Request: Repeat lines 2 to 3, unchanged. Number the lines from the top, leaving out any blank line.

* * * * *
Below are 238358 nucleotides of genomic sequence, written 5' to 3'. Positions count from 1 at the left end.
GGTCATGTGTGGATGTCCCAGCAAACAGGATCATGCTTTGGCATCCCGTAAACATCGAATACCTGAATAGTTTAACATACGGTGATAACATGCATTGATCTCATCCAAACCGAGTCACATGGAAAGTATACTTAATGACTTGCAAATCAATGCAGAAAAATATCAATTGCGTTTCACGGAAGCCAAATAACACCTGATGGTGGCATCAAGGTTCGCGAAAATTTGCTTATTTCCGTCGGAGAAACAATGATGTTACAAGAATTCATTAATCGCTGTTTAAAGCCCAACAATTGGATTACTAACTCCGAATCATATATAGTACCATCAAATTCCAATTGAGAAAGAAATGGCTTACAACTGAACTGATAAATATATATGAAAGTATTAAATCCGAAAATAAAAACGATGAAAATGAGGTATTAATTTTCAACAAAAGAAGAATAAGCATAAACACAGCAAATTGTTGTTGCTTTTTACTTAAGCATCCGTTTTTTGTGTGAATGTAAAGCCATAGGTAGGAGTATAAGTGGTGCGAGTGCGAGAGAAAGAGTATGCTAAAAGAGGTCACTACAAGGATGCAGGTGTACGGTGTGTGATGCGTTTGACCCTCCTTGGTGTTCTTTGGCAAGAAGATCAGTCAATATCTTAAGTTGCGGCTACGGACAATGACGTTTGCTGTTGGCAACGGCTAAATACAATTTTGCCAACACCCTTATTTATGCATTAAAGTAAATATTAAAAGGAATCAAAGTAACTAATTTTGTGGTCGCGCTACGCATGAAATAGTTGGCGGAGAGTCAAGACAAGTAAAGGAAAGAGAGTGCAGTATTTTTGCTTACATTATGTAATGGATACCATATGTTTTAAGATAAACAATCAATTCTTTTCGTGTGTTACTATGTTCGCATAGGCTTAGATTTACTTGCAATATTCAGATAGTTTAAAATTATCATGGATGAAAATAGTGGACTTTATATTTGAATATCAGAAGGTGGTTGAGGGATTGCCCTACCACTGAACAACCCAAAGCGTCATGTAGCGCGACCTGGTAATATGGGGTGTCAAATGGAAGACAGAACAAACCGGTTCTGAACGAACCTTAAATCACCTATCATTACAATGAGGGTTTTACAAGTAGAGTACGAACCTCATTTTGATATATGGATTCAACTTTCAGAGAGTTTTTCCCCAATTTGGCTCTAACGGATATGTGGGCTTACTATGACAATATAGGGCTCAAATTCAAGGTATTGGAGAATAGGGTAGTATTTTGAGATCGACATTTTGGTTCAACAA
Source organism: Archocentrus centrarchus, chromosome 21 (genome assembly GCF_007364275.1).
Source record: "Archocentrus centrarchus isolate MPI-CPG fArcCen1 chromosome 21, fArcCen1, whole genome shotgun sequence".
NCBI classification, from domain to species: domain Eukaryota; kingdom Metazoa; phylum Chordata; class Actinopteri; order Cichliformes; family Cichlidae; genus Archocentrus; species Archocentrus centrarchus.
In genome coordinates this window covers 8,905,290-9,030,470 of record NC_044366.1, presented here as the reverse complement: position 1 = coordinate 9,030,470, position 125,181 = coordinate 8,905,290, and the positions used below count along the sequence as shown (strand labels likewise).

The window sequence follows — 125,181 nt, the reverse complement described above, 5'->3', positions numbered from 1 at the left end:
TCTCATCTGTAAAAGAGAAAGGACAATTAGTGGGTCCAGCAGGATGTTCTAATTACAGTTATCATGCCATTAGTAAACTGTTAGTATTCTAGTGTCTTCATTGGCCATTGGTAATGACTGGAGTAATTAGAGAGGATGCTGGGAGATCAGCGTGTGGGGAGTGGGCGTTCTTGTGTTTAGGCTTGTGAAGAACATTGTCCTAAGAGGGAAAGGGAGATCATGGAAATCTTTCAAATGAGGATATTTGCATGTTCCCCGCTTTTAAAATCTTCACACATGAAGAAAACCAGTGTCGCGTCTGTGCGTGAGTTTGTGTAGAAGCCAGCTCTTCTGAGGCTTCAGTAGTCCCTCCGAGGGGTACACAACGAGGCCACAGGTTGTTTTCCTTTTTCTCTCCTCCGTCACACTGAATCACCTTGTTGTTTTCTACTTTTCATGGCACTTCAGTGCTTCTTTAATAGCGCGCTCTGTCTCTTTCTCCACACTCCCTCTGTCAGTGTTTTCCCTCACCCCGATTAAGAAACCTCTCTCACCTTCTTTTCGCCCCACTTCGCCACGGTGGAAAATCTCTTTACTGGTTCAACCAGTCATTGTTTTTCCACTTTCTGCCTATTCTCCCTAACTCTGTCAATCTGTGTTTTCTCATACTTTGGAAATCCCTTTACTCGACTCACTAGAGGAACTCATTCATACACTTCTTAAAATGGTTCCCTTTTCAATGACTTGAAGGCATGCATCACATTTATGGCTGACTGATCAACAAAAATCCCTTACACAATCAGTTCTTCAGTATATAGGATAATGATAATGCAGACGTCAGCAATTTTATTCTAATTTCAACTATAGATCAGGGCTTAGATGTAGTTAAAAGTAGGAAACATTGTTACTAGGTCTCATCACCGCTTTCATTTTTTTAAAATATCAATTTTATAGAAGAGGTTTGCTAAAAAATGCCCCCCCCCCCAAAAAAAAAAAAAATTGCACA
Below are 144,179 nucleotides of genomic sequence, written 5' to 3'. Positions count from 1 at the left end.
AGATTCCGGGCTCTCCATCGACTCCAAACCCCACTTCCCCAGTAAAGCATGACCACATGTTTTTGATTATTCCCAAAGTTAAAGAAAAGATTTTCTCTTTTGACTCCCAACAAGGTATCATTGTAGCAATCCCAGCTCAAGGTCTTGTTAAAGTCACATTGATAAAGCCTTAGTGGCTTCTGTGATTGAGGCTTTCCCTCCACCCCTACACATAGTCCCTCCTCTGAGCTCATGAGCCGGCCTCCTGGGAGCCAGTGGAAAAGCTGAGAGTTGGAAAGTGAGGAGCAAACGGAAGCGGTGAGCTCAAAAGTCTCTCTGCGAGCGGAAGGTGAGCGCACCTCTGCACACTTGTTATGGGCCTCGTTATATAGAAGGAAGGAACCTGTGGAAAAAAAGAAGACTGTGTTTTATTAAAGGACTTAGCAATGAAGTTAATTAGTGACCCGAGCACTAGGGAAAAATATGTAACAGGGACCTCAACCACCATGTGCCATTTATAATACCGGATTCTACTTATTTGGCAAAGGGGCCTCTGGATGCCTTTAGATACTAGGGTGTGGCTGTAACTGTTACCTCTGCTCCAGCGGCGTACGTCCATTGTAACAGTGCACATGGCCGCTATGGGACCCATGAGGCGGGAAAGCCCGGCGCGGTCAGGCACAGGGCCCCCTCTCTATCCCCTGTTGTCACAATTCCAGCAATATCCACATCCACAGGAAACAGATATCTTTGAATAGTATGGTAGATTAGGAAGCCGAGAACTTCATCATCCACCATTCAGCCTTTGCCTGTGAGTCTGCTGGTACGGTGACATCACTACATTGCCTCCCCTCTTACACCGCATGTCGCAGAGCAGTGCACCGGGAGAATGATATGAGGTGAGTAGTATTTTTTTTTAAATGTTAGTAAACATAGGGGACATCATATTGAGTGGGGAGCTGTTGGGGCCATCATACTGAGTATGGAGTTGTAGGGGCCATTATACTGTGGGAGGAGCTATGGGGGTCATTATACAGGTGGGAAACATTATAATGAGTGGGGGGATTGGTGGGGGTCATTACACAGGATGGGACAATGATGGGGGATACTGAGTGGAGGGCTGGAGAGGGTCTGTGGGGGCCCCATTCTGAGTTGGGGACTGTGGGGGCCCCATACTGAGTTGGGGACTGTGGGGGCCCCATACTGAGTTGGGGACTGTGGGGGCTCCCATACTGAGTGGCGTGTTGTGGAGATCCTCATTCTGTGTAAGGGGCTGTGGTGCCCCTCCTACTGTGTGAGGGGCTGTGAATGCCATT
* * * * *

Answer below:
GGTCATGTGTGGATGTCCCAGCAAACAGGATCATGCTTTGGCATCCCGTAAACATCGAATACCTGAATAGTTTAACATACGGTGATAACATGCATTGATCTCATCCAAACCGAGTCACATGGAAAGTATACTTAATGACTTGCAAATCAATGCAGAAAAATATCAATTGCGTTTCACGGAAGCCAAATAACACCTGATGGTGGCATCAAGGTTCGCGAAAATTTGCTTATTTCCGTCGGAGAAACAATGATGTTACAAGAATTCATTAATCGCTGTTTAAAGCCCAACAATTGGATTACTAACTCCGAATCATATATAGTACCATCAAATTCCAATTGAGAAAGAAATGGCTTACAACTGAACTGATAAATATATATGAAAGTATTAAATCCGAAAATAAAAACGATGAAAATGAGGTATTAATTTTCAACAAAAGAAGAATAAGCATAAACACAGCAAATTGTTGTTGCTTTTTACTTAAGCATCCGTTTTTTGTGTGAATGTAAAGCCATAGGTAGGAGTATAAGTGGTGCGAGTGCGAGAGAAAGAGTATGCTAAAAGAGGTCACTACAAGGATGCAGGTGTACGGTGTGTGATGCGTTTGACCCTCCTTGGTGTTCTTTGGCAAGAAGATCAGTCAATATCTTAAGTTGCGGCTACGGACAATGACGTTTGCTGTTGGCAACGGCTAAATACAATTTTGCCAACACCCTTATTTATGCATTAAAGTAAATATTAAAAGGAATCAAAGTAACTAATTTTGTGGTCGCGCTACGCATGAAATAGTTGGCGGAGAGTCAAGACAAGTAAAGGAAAGAGAGTGCAGTATTTTTGCTTACATTATGTAATGGATACCATATGTTTTAAGATAAACAATCAATTCTTTTCGTGTGTTACTATGTTCGCATAGGCTTAGATTTACTTGCAATATTCAGATAGTTTAAAATTATCATGGATGAAAATAGTGGACTTTATATTTGAATATCAGAAGGTGGTTGAGGGATTGCCCTACCACTGAACAACCCAAAGCGTCATGTAGCGCGACCTGGTAATATGGGGTGTCAAATGGAAGACAGAACAAACCGGTTCTGAACGAACCTTAAATCACCTATCATTACAATGAGGGTTTTACAAGTAGAGTACGAACCTCATTTTGATATATGGATTCAACTTTCAGAGAGTTTTTCCCCAATTTGGCTCTAACGGATATGTGGGCTTACTATGACAATATAGGGCTCAAATTCAAGGTATTGGAGAATAGGGTAGTATTTTGAGATCGACATTTTGGTTCAACAA
Source organism: Archocentrus centrarchus, chromosome 21 (genome assembly GCF_007364275.1).